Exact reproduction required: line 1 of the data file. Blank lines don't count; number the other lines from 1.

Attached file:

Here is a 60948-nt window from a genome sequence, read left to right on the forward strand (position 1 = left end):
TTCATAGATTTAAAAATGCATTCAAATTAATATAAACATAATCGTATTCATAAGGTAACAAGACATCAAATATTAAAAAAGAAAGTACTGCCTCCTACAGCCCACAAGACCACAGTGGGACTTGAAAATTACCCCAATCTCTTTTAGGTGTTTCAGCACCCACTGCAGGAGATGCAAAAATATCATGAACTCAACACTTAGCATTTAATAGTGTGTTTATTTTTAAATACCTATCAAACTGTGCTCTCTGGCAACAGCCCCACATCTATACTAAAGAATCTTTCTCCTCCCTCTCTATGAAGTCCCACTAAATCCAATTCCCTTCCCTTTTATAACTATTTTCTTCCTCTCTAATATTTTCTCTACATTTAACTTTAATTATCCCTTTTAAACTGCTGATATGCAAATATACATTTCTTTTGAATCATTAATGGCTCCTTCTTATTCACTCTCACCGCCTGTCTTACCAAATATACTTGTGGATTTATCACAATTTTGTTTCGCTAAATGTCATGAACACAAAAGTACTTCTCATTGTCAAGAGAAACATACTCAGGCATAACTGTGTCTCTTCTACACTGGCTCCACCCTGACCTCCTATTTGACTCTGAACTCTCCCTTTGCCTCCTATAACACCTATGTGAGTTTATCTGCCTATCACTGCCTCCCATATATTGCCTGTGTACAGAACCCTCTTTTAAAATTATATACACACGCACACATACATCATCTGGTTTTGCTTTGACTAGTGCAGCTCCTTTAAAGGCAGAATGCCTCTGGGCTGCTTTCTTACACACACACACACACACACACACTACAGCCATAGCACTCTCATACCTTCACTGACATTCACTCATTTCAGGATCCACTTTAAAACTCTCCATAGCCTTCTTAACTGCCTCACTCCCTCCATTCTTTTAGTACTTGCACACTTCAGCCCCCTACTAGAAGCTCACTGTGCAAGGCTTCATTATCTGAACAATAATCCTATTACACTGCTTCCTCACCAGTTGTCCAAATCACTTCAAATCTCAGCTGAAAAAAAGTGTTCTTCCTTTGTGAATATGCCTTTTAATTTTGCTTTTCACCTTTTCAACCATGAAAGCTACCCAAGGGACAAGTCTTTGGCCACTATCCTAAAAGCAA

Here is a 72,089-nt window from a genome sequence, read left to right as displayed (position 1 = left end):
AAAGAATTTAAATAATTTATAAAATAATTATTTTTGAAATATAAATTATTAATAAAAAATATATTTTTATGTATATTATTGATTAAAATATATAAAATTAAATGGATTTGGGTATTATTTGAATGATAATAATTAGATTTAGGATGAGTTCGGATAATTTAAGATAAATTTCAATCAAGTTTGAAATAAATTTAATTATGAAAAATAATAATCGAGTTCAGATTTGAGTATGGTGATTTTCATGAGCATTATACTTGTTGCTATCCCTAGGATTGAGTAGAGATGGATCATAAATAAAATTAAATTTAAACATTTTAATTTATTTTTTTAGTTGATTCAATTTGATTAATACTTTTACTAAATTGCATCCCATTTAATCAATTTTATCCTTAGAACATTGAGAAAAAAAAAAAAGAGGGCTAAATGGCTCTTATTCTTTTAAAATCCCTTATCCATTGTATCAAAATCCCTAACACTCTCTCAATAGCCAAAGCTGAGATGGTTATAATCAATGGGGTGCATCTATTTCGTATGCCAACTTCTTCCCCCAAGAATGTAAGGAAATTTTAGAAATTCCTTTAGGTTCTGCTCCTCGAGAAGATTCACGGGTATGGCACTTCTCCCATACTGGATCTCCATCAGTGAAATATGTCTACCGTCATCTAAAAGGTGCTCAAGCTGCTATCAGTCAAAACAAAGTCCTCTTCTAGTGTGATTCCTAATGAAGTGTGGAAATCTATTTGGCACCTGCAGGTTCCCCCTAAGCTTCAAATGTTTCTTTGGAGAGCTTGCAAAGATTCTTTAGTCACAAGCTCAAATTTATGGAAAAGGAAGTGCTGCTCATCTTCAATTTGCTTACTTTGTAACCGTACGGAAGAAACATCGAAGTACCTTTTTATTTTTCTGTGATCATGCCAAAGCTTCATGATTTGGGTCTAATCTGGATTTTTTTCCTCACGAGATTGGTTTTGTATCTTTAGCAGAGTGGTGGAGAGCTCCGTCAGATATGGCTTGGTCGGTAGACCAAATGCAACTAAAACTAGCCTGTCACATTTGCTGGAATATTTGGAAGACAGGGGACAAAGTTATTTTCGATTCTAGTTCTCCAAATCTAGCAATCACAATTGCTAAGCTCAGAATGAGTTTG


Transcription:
Here is a 60948-nt window from a genome sequence, read left to right on the forward strand (position 1 = left end):